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Feminism or Death: How the Women's Movement Can Save the Planet

d'Eaubonne, Francoise

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The passionately argued, incendiary French feminist work that first defined “eco-feminism”—now available for the first time in English

Originally published in French in 1974, radical feminist Francoise d’Eaubonne’s surveyed women’s status around the globe and argued that the stakes of feminist struggle was not about equality but about life and death--for humans and the planet. In this wide-ranging manifesto, D’Eaubonne first proposed a politics of ecofeminism, the idea that the patriarchal system also destroys the environment, and that feminism and environmentalism must bring about a new “mutation”--an overthrow of not just male power but the system of power itself. As d’Eaubonne prophesied, “A planet placed in the feminine will flourish for all.”

Never before published in English, and translated here by French feminist scholar Ruth Hottell, this edition includes introductions from scholars of ecology and feminism situating d’Eaubonne’s groundbreaking work within current feminist theory, environmental justice organizing, and anticolonial feminism.
Contributor Bio(s)
Françoise d'Eaubonne (1920-2005) was a leading French feminist who is credited with coining the term “eco-feminism" in 1974. A former member of the French Communist Party, she co-founded the Front homosexual d’action révolutionnaire in 1971 and created the Ecology-Feminism Center in Paris in 1972. d’Eaubonne was the author of more than 50 works, including novels, poetry, and essays. Her historical novel Comme un vol de gerfauts (1947) was translated into English as A Flight of Falcons, and extracts from Feminism or Death appeared in English in the anthology New French Feminisms in 1981.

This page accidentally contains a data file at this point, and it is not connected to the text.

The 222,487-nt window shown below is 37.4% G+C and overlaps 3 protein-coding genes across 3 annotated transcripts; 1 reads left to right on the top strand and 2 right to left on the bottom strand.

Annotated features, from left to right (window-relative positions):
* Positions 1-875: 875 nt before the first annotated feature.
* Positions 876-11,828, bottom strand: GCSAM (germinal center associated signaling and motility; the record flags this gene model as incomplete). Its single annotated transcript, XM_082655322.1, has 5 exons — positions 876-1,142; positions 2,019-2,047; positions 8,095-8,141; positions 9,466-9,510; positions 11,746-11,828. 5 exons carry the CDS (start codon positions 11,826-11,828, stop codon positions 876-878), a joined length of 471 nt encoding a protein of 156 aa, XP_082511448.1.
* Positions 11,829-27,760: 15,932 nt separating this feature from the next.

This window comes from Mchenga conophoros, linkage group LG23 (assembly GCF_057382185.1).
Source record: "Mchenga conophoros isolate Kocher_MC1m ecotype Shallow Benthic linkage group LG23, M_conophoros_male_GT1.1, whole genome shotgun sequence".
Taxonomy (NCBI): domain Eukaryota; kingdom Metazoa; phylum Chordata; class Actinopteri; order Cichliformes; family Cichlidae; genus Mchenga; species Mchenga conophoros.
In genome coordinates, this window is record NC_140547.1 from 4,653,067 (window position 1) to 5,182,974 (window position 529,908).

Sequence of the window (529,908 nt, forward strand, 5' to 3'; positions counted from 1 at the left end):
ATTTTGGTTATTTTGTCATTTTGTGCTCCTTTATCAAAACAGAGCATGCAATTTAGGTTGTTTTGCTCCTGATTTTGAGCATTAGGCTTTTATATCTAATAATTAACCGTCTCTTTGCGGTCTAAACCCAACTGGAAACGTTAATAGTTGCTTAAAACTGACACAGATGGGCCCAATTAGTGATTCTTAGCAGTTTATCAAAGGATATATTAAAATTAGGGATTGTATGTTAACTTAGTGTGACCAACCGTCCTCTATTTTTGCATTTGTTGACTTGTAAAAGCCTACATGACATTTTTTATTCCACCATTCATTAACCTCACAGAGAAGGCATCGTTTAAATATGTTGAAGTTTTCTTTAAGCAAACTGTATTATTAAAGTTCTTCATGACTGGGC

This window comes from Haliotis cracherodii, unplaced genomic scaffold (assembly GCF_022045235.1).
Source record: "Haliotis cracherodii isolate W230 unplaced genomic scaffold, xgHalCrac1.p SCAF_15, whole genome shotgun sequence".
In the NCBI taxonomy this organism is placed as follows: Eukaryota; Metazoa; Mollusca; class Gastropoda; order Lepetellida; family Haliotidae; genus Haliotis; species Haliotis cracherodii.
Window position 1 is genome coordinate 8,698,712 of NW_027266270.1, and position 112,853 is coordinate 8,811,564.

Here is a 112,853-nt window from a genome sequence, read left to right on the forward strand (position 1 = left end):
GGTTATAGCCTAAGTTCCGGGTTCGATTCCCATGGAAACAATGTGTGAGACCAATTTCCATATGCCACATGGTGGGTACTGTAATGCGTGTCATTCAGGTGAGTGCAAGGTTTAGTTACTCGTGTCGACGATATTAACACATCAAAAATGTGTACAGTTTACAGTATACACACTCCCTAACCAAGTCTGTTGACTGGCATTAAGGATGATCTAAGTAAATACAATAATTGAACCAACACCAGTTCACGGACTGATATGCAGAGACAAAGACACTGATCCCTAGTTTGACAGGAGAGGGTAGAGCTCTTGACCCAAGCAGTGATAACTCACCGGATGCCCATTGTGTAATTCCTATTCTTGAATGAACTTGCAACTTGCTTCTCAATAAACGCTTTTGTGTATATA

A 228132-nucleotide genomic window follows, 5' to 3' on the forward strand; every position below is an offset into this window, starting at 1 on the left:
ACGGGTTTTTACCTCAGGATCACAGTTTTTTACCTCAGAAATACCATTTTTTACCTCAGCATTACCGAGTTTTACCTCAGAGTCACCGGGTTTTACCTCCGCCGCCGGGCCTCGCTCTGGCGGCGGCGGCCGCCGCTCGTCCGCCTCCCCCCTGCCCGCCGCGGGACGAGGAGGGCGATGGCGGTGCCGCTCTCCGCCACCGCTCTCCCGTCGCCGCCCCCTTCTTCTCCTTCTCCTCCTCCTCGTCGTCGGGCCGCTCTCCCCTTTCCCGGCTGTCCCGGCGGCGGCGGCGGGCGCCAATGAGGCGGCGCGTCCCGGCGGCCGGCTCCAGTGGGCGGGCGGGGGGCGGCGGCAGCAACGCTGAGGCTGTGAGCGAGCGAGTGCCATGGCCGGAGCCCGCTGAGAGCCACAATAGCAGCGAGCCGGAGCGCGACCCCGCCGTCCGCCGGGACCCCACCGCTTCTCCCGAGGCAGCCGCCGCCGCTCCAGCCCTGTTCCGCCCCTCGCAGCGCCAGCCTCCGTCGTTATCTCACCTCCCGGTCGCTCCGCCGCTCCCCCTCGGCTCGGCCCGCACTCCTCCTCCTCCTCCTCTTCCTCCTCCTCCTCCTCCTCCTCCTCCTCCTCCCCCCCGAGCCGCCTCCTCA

Myriam Bahaffou is a scholar activist ; her main field of research is animal ethics, in an decolonial ecofeminist perspective. In France, she tries to renew the vision of the ecofeminist movement, insisting on its radicality and showing the originality of its narrations.

Julie Gorecki is an ecofeminist activist, scholar and writer. She works on new ecological feminisms towards a “feminist system change not climate change.” She is a PhD candidate at the University of California Berkeley and is also part of the transnational women and feminists for climate justice movement.

Ruth Hottell holds a Ph.D. in French from the University of Illinois.  Having published numerous articles on French literature, cultural studies, and film, she also co-authored three books on Francophone women filmmakers.  Now Professor Emerita of French at the University of Toledo, she was recently named to the Order of Academic Palms by the French government.
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